Sarah Markley blogs at sarahmarkley.com. She is the wife of Chad and the mother to two little girls and is convinced that she is living in the BEST DAYS of her life thus far. She runs, she writes and she works for her husband’s business, usually for free.





Decompressing After a Writer’s Conference: Blogging to Writing

9 04 2009

Part 1 (Blogging to Writing) | Part 2 (Story) | Part 3 (Connection)

Last spring I was a virgin writer’s conference attendee

In 2008, I came green and nervous with only one friend.  When someone asked me what I wrote (as everyone does at a writer’s conference) I stared back and said something like, “Uhhh, I blog.”  I was unfocused and worried and tried to defend myself.  I just needed to relax and admit I just wanted to learn.

Most grey-haired, legal pad-toting, old-school writers just stared back at me and either asked me what a blog was or asked me how having one would help launch their historical fiction romance book.  The idea of a blog having relevance or value in itself was foreign to them.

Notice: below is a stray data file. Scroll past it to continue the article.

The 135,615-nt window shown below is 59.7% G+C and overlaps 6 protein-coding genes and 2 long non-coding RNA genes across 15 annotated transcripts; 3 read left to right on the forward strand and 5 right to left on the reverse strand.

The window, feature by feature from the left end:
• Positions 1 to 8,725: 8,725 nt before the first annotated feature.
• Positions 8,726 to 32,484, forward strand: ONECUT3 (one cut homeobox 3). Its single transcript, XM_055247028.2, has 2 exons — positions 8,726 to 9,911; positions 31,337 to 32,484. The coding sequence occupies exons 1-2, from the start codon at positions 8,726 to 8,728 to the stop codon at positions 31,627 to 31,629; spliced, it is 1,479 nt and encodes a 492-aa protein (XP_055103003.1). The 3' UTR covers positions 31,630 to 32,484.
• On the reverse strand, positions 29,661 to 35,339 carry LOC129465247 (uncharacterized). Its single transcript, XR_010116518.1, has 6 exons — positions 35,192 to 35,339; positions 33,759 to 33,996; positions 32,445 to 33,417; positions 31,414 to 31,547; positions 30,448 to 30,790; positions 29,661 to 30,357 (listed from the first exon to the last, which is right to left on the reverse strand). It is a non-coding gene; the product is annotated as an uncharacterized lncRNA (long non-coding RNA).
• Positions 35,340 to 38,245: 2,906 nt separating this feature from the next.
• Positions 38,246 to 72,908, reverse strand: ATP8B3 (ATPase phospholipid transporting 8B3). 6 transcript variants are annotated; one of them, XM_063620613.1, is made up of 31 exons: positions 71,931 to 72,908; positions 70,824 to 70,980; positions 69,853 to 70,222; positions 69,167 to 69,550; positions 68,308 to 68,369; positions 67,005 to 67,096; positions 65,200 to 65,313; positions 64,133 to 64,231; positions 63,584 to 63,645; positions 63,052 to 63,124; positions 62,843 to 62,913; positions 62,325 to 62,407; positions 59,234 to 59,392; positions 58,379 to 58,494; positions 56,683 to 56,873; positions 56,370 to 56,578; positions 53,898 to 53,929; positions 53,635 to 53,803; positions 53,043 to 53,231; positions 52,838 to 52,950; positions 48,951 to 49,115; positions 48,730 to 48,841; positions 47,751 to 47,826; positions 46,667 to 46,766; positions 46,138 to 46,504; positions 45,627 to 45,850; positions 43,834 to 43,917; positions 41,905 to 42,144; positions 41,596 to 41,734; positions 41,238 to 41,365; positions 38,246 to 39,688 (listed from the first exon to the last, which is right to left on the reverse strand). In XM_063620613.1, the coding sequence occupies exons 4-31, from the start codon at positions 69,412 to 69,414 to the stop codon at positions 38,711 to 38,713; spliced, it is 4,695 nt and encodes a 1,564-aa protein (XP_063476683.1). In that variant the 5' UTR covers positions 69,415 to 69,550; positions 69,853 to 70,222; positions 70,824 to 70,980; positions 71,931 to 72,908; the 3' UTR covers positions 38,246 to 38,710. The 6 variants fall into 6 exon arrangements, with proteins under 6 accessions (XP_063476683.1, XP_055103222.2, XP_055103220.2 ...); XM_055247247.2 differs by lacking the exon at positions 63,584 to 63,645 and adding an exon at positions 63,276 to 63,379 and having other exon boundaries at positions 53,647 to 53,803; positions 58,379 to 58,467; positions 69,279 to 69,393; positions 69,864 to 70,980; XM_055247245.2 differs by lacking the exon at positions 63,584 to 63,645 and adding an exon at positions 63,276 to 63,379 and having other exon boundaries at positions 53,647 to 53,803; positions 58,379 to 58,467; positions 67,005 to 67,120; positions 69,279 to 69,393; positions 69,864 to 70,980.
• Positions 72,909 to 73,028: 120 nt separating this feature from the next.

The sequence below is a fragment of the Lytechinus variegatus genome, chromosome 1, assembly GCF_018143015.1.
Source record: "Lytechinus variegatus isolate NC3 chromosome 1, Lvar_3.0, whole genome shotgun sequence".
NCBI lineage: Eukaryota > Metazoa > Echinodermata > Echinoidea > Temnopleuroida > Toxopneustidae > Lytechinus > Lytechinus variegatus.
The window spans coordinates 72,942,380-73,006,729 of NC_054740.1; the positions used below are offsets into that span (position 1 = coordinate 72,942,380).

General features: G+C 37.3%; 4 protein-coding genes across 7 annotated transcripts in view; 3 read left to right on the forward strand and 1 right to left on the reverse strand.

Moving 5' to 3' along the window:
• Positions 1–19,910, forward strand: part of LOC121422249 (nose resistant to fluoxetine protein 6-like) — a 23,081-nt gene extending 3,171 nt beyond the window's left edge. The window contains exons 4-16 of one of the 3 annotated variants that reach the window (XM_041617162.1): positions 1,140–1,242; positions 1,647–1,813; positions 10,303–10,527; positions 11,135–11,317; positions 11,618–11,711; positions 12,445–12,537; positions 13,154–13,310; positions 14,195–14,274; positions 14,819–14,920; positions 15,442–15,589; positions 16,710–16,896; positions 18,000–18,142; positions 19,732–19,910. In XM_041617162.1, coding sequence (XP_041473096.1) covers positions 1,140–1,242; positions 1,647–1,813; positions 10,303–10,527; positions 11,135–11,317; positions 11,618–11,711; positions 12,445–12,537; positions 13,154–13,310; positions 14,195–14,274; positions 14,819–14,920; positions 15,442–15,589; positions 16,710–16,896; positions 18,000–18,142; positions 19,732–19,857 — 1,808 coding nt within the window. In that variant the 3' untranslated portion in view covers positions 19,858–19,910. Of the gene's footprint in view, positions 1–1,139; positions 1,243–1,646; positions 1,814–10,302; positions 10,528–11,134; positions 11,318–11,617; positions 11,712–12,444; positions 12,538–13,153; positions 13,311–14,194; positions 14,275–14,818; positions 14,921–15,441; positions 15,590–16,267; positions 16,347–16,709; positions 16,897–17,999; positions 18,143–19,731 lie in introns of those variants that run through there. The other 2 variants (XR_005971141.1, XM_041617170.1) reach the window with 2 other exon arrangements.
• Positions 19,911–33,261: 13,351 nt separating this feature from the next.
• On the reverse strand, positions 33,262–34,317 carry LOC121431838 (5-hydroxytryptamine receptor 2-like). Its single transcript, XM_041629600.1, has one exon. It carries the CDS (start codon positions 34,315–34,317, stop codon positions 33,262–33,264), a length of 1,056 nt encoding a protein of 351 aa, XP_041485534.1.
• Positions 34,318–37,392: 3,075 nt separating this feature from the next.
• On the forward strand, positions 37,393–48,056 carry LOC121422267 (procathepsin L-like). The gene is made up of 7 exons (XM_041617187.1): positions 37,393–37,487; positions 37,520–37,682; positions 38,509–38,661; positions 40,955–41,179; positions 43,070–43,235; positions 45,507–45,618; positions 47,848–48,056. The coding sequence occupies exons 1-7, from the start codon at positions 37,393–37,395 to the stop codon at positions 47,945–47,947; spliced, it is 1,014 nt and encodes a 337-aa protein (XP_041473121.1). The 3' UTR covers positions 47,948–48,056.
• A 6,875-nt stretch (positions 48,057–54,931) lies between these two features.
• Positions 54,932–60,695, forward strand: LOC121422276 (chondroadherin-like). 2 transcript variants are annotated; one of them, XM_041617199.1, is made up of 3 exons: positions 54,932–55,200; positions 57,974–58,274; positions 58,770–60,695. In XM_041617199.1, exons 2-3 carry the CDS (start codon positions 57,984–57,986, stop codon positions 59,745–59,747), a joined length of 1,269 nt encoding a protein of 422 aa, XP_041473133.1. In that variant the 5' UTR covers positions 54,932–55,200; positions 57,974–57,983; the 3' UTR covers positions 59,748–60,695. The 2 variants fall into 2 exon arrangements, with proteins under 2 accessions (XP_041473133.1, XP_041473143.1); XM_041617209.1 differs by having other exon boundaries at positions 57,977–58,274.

So much has changed since last spring.

I still blog.  It’s the 300-word-a-day discipline that Anne Lamott asks writers to do.  Sometimes my blog posts are much shorter or longer than 300 words, but since last year’s conference, I’ve learned so much about writing and about friendship.

The blogging has become less of my PRIMARY writing and more of my PRACTICE writing.

In the year between I’ve entered some writing contests, submitted several articles for publication, and gotten paid to write some website copy for a friend.  I took what I learned last year, swirled it in with the chaos and busyness of my life as a mother and tried to do as much as I could.  Aside from the website copy, I have yet to get a byline, but I am convinced I am a better writer today because of the discipline of blogging.

I’m not a virgin anymore.

I found myself at Mount Hermon this year with a collection of friends from last year and in between, with a new confidence and new answers for the “What do you write” questions at every meal.

I write.  I love to write.  And I know why I’m here:  to hone the gift God has given me.

Sarah Markley blogs at sarahmarkley.com. She is the wife of Chad and the mother to two little girls and is convinced that she is living in the BEST DAYS of her life thus far. She runs, she writes and she works for her husband’s business, usually for free.